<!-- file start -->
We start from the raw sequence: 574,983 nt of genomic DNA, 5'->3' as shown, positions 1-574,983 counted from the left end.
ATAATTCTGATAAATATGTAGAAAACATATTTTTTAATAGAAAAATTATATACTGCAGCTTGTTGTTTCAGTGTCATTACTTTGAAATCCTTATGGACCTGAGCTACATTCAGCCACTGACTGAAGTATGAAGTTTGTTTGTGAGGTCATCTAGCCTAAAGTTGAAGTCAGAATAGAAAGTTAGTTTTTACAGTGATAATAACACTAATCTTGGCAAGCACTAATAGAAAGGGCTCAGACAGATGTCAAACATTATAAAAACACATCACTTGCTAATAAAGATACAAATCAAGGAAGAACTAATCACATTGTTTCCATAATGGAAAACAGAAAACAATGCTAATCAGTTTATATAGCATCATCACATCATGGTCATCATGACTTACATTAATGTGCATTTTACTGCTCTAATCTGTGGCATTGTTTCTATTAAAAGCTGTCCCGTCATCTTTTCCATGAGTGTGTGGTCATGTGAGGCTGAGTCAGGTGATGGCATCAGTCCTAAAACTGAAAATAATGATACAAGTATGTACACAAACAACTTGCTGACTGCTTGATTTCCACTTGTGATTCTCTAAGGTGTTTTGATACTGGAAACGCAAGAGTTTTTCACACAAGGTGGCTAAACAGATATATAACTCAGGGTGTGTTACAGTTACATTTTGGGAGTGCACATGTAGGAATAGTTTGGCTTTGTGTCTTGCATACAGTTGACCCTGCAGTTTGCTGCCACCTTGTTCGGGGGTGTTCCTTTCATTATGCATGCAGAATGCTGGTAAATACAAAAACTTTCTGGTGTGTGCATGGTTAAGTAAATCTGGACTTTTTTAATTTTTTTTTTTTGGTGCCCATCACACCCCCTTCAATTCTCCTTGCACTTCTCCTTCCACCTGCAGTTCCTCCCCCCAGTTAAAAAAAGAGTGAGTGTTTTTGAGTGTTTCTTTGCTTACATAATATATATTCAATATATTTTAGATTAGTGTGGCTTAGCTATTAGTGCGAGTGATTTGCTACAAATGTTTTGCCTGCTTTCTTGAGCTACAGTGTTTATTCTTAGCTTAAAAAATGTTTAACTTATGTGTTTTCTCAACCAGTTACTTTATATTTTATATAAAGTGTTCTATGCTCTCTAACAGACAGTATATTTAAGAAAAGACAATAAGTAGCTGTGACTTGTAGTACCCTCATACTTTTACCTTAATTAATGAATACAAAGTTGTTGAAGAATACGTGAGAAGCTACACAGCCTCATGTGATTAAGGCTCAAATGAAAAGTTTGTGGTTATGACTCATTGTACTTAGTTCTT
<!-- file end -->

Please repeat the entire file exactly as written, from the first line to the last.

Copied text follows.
We start from the raw sequence: 574,983 nt of genomic DNA, 5'->3' as shown, positions 1-574,983 counted from the left end.
ATAATTCTGATAAATATGTAGAAAACATATTTTTTAATAGAAAAATTATATACTGCAGCTTGTTGTTTCAGTGTCATTACTTTGAAATCCTTATGGACCTGAGCTACATTCAGCCACTGACTGAAGTATGAAGTTTGTTTGTGAGGTCATCTAGCCTAAAGTTGAAGTCAGAATAGAAAGTTAGTTTTTACAGTGATAATAACACTAATCTTGGCAAGCACTAATAGAAAGGGCTCAGACAGATGTCAAACATTATAAAAACACATCACTTGCTAATAAAGATACAAATCAAGGAAGAACTAATCACATTGTTTCCATAATGGAAAACAGAAAACAATGCTAATCAGTTTATATAGCATCATCACATCATGGTCATCATGACTTACATTAATGTGCATTTTACTGCTCTAATCTGTGGCATTGTTTCTATTAAAAGCTGTCCCGTCATCTTTTCCATGAGTGTGTGGTCATGTGAGGCTGAGTCAGGTGATGGCATCAGTCCTAAAACTGAAAATAATGATACAAGTATGTACACAAACAACTTGCTGACTGCTTGATTTCCACTTGTGATTCTCTAAGGTGTTTTGATACTGGAAACGCAAGAGTTTTTCACACAAGGTGGCTAAACAGATATATAACTCAGGGTGTGTTACAGTTACATTTTGGGAGTGCACATGTAGGAATAGTTTGGCTTTGTGTCTTGCATACAGTTGACCCTGCAGTTTGCTGCCACCTTGTTCGGGGGTGTTCCTTTCATTATGCATGCAGAATGCTGGTAAATACAAAAACTTTCTGGTGTGTGCATGGTTAAGTAAATCTGGACTTTTTTAATTTTTTTTTTTTGGTGCCCATCACACCCCCTTCAATTCTCCTTGCACTTCTCCTTCCACCTGCAGTTCCTCCCCCCAGTTAAAAAAAGAGTGAGTGTTTTTGAGTGTTTCTTTGCTTACATAATATATATTCAATATATTTTAGATTAGTGTGGCTTAGCTATTAGTGCGAGTGATTTGCTACAAATGTTTTGCCTGCTTTCTTGAGCTACAGTGTTTATTCTTAGCTTAAAAAATGTTTAACTTATGTGTTTTCTCAACCAGTTACTTTATATTTTATATAAAGTGTTCTATGCTCTCTAACAGACAGTATATTTAAGAAAAGACAATAAGTAGCTGTGACTTGTAGTACCCTCATACTTTTACCTTAATTAATGAATACAAAGTTGTTGAAGAATACGTGAGAAGCTACACAGCCTCATGTGATTAAGGCTCAAATGAAAAGTTTGTGGTTATGACTCATTGTACTTAGTTCTT